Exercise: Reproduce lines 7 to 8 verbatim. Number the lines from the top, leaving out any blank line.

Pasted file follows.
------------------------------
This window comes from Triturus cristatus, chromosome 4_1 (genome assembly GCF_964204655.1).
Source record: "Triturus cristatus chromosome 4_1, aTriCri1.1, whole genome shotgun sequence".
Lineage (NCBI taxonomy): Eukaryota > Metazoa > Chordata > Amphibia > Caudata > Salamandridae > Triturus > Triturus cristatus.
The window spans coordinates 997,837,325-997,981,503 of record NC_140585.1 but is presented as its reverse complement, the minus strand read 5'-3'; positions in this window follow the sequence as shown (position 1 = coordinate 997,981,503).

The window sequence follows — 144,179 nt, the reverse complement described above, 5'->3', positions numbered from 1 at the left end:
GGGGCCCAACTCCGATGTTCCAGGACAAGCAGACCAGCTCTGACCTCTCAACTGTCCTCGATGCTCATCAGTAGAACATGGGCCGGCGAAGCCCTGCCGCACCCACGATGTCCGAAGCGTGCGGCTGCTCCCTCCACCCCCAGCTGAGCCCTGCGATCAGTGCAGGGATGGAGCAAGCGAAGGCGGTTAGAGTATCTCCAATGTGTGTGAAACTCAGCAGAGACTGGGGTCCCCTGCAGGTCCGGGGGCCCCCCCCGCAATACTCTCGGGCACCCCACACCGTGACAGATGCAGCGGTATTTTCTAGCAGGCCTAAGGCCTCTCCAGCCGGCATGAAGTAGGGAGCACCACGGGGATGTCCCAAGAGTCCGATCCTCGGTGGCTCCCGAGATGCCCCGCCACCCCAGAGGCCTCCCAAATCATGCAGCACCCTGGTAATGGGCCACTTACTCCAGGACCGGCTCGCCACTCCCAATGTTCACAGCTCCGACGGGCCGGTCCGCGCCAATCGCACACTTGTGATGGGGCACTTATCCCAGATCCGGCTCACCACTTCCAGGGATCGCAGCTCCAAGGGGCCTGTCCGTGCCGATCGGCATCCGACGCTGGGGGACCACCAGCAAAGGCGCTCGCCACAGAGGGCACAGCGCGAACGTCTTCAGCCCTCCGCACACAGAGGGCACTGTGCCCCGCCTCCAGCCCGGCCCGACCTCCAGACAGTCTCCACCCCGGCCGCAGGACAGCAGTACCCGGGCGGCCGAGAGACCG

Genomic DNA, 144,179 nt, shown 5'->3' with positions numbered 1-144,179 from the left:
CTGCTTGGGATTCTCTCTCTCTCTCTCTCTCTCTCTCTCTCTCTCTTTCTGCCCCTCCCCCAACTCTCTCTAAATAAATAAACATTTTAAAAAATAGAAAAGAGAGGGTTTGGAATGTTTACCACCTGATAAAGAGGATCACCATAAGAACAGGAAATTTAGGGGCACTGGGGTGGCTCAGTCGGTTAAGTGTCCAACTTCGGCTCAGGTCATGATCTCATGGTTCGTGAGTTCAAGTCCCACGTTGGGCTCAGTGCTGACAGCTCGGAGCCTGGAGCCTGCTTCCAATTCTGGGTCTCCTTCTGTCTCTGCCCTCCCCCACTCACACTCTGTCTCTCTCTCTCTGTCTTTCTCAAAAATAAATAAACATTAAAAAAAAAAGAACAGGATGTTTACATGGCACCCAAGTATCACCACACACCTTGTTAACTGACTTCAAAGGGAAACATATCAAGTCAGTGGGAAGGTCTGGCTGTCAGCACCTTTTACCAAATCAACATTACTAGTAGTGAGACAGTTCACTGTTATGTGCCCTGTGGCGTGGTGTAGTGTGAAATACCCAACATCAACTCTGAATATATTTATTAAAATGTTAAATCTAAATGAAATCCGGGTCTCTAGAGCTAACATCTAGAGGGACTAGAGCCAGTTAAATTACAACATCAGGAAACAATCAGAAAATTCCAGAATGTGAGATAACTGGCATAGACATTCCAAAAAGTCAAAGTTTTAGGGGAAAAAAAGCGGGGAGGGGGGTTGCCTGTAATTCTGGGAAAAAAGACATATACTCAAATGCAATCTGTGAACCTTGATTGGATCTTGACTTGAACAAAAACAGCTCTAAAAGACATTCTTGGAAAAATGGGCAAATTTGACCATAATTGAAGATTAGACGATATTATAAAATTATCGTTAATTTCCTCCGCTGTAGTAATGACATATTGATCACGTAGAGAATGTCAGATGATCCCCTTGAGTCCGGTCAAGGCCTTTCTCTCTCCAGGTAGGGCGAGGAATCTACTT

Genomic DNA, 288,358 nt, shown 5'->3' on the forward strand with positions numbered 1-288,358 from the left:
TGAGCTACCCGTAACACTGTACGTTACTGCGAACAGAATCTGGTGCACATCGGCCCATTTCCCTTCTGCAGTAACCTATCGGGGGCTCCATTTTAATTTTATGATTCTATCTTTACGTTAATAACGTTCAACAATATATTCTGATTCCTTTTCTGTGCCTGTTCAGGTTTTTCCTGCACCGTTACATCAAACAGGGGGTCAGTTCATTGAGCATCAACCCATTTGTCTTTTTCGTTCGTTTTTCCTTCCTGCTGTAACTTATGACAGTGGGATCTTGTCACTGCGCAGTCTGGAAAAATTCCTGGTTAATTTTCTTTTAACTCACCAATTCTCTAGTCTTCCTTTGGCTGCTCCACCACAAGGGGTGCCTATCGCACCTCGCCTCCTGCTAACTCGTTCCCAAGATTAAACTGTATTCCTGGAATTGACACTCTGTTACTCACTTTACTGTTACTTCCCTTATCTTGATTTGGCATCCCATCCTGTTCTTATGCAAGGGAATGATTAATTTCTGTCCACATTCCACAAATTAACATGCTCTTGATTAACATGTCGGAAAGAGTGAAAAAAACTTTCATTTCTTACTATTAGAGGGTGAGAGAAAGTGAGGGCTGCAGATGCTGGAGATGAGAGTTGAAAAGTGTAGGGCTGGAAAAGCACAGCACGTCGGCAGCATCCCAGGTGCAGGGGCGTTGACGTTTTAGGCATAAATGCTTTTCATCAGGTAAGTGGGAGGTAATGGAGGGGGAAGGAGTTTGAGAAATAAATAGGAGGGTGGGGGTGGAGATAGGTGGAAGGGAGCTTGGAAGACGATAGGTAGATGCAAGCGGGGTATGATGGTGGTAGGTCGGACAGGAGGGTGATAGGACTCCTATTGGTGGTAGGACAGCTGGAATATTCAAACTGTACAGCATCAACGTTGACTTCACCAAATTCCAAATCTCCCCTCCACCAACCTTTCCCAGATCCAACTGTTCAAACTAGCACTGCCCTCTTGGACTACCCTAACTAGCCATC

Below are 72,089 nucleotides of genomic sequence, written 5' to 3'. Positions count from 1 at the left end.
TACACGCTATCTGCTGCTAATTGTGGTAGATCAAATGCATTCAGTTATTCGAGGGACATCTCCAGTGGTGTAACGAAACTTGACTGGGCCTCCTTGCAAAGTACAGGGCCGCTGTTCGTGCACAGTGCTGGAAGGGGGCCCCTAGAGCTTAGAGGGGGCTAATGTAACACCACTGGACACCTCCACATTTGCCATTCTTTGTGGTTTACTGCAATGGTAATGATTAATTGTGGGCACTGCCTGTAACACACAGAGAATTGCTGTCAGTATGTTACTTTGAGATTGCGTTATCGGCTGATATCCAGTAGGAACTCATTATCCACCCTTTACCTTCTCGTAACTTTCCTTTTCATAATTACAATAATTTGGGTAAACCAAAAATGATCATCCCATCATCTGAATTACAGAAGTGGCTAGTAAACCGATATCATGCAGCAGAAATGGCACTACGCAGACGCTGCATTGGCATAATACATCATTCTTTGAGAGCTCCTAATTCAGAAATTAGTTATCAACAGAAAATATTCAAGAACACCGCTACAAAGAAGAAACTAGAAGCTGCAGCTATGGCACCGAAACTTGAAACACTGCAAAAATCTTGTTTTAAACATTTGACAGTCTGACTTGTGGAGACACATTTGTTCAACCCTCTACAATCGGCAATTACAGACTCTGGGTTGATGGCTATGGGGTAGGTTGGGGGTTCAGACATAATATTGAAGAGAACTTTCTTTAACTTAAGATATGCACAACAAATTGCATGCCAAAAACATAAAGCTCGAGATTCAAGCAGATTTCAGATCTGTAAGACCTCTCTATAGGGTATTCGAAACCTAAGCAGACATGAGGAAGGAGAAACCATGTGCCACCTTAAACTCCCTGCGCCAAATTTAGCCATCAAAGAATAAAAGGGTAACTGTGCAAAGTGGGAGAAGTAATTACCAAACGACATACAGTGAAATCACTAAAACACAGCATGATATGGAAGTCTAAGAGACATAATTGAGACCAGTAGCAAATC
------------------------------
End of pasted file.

Genomic DNA, 144,179 nt, shown 5'->3' with positions numbered 1-144,179 from the left:
CTGCTTGGGATTCTCTCTCTCTCTCTCTCTCTCTCTCTCTCTCTCTTTCTGCCCCTCCCCCAACTCTCTCTAAATAAATAAACATTTTAAAAAATAGAAAAGAGAGGGTTTGGAATGTTTACCACCTGATAAAGAGGATCACCATAAGAACAGGAAATTTAGGGGCACTGGGGTGGCTCAGTCGGTTAAGTGTCCAACTTCGGCTCAGGTCATGATCTCATGGTTCGTGAGTTCAAGTCCCACGTTGGGCTCAGTGCTGACAGCTCGGAGCCTGGAGCCTGCTTCCAATTCTGGGTCTCCTTCTGTCTCTGCCCTCCCCCACTCACACTCTGTCTCTCTCTCTCTGTCTTTCTCAAAAATAAATAAACATTAAAAAAAAAAGAACAGGATGTTTACATGGCACCCAAGTATCACCACACACCTTGTTAACTGACTTCAAAGGGAAACATATCAAGTCAGTGGGAAGGTCTGGCTGTCAGCACCTTTTACCAAATCAACATTACTAGTAGTGAGACAGTTCACTGTTATGTGCCCTGTGGCGTGGTGTAGTGTGAAATACCCAACATCAACTCTGAATATATTTATTAAAATGTTAAATCTAAATGAAATCCGGGTCTCTAGAGCTAACATCTAGAGGGACTAGAGCCAGTTAAATTACAACATCAGGAAACAATCAGAAAATTCCAGAATGTGAGATAACTGGCATAGACATTCCAAAAAGTCAAAGTTTTAGGGGAAAAAAAGCGGGGAGGGGGGTTGCCTGTAATTCTGGGAAAAAAGACATATACTCAAATGCAATCTGTGAACCTTGATTGGATCTTGACTTGAACAAAAACAGCTCTAAAAGACATTCTTGGAAAAATGGGCAAATTTGACCATAATTGAAGATTAGACGATATTATAAAATTATCGTTAATTTCCTCCGCTGTAGTAATGACATATTGATCACGTAGAGAATGTCAGATGATCCCCTTGAGTCCGGTCAAGGCCTTTCTCTCTCCAGGTAGGGCGAGGAATCTACTT